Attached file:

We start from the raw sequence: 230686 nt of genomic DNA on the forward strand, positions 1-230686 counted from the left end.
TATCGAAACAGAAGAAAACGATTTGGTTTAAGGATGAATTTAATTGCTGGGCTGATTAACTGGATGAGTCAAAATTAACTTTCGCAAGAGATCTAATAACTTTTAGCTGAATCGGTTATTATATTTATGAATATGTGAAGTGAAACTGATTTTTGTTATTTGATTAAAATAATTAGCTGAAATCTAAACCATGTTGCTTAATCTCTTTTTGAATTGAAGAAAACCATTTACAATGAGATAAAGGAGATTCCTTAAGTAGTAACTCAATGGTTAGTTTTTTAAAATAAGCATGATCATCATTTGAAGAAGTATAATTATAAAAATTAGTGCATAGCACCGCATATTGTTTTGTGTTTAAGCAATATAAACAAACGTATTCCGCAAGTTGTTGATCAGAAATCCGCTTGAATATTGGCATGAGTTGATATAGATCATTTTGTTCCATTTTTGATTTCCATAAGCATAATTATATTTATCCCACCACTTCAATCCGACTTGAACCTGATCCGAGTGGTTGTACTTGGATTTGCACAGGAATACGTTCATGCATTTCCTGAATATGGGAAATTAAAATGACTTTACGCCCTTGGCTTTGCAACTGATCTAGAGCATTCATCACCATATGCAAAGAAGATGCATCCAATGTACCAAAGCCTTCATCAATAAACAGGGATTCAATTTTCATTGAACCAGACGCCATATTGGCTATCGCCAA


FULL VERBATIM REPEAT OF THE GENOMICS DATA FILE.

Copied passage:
We start from the raw sequence: 230686 nt of genomic DNA on the forward strand, positions 1-230686 counted from the left end.
TATCGAAACAGAAGAAAACGATTTGGTTTAAGGATGAATTTAATTGCTGGGCTGATTAACTGGATGAGTCAAAATTAACTTTCGCAAGAGATCTAATAACTTTTAGCTGAATCGGTTATTATATTTATGAATATGTGAAGTGAAACTGATTTTTGTTATTTGATTAAAATAATTAGCTGAAATCTAAACCATGTTGCTTAATCTCTTTTTGAATTGAAGAAAACCATTTACAATGAGATAAAGGAGATTCCTTAAGTAGTAACTCAATGGTTAGTTTTTTAAAATAAGCATGATCATCATTTGAAGAAGTATAATTATAAAAATTAGTGCATAGCACCGCATATTGTTTTGTGTTTAAGCAATATAAACAAACGTATTCCGCAAGTTGTTGATCAGAAATCCGCTTGAATATTGGCATGAGTTGATATAGATCATTTTGTTCCATTTTTGATTTCCATAAGCATAATTATATTTATCCCACCACTTCAATCCGACTTGAACCTGATCCGAGTGGTTGTACTTGGATTTGCACAGGAATACGTTCATGCATTTCCTGAATATGGGAAATTAAAATGACTTTACGCCCTTGGCTTTGCAACTGATCTAGAGCATTCATCACCATATGCAAAGAAGATGCATCCAATGTACCAAAGCCTTCATCAATAAACAGGGATTCAATTTTCATTGAACCAGACGCCATATTGGCTATCGCCAA